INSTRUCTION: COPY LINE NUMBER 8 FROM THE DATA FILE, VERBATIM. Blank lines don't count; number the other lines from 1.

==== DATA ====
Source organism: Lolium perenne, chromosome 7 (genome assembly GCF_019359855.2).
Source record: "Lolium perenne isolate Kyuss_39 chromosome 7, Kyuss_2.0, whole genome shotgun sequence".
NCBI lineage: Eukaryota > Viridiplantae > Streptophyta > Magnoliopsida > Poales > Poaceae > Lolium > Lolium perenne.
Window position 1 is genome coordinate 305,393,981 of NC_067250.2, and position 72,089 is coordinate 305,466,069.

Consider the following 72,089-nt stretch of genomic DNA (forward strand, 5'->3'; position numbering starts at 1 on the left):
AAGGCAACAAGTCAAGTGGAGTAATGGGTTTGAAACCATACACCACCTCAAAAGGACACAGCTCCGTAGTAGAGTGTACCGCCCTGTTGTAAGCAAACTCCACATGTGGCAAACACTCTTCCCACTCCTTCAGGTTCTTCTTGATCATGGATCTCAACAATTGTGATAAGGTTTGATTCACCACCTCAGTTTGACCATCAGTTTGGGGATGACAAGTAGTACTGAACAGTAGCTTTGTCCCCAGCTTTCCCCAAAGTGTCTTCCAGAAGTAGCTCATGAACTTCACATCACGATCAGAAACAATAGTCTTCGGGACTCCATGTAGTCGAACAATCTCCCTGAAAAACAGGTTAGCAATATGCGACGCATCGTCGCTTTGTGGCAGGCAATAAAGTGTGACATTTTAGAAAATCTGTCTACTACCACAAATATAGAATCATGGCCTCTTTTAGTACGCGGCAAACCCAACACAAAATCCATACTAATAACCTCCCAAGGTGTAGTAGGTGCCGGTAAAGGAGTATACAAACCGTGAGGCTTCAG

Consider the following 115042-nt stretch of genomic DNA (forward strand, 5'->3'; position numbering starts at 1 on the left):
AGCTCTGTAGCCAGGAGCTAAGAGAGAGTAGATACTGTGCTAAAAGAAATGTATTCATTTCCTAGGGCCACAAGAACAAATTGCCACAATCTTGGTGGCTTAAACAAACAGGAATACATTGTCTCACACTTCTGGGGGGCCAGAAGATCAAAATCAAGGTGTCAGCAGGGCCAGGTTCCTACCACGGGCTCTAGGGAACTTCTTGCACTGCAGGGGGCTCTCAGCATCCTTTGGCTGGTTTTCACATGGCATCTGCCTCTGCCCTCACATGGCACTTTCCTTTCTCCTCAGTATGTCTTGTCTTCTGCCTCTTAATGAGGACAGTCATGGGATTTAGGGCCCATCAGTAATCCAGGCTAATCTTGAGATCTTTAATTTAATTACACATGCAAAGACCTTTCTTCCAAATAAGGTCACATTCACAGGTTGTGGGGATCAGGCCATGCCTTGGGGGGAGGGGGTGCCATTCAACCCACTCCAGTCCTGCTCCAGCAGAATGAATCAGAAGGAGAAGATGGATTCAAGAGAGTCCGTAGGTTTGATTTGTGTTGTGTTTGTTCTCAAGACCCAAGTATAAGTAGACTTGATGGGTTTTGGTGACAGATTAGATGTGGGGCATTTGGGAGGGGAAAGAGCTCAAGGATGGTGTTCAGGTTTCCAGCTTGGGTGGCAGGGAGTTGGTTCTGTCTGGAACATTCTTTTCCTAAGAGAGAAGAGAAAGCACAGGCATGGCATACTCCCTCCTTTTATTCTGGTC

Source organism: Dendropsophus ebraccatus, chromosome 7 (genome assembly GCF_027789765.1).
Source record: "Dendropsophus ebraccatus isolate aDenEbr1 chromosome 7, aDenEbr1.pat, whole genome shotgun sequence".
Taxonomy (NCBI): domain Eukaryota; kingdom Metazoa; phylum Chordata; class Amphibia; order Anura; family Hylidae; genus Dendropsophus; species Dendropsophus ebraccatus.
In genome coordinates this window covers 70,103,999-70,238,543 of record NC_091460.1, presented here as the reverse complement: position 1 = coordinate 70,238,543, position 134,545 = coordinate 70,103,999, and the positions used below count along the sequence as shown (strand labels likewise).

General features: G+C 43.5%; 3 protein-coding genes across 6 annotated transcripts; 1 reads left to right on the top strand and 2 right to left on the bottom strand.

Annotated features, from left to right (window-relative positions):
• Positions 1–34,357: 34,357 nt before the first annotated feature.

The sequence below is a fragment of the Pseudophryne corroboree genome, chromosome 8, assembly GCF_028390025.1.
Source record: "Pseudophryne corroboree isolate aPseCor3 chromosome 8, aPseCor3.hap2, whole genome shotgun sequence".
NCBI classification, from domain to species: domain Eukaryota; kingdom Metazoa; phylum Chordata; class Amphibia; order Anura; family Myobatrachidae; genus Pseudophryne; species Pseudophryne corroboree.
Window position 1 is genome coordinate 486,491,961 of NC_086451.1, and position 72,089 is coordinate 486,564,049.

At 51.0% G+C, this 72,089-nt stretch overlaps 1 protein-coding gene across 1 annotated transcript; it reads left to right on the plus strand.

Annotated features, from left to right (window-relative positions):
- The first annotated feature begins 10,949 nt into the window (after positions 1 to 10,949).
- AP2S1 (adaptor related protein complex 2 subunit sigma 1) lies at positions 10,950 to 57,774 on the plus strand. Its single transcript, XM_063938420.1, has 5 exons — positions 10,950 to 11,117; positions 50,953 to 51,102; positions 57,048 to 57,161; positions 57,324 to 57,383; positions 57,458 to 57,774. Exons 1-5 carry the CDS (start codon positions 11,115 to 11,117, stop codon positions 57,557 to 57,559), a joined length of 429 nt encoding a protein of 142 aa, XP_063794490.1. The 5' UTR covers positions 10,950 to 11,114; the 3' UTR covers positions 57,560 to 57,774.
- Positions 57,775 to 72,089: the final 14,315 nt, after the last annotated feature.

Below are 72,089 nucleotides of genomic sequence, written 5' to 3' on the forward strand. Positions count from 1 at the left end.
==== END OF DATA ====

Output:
AGCTCTGTAGCCAGGAGCTAAGAGAGAGTAGATACTGTGCTAAAAGAAATGTATTCATTTCCTAGGGCCACAAGAACAAATTGCCACAATCTTGGTGGCTTAAACAAACAGGAATACATTGTCTCACACTTCTGGGGGGCCAGAAGATCAAAATCAAGGTGTCAGCAGGGCCAGGTTCCTACCACGGGCTCTAGGGAACTTCTTGCACTGCAGGGGGCTCTCAGCATCCTTTGGCTGGTTTTCACATGGCATCTGCCTCTGCCCTCACATGGCACTTTCCTTTCTCCTCAGTATGTCTTGTCTTCTGCCTCTTAATGAGGACAGTCATGGGATTTAGGGCCCATCAGTAATCCAGGCTAATCTTGAGATCTTTAATTTAATTACACATGCAAAGACCTTTCTTCCAAATAAGGTCACATTCACAGGTTGTGGGGATCAGGCCATGCCTTGGGGGGAGGGGGTGCCATTCAACCCACTCCAGTCCTGCTCCAGCAGAATGAATCAGAAGGAGAAGATGGATTCAAGAGAGTCCGTAGGTTTGATTTGTGTTGTGTTTGTTCTCAAGACCCAAGTATAAGTAGACTTGATGGGTTTTGGTGACAGATTAGATGTGGGGCATTTGGGAGGGGAAAGAGCTCAAGGATGGTGTTCAGGTTTCCAGCTTGGGTGGCAGGGAGTTGGTTCTGTCTGGAACATTCTTTTCCTAAGAGAGAAGAGAAAGCACAGGCATGGCATACTCCCTCCTTTTATTCTGGTC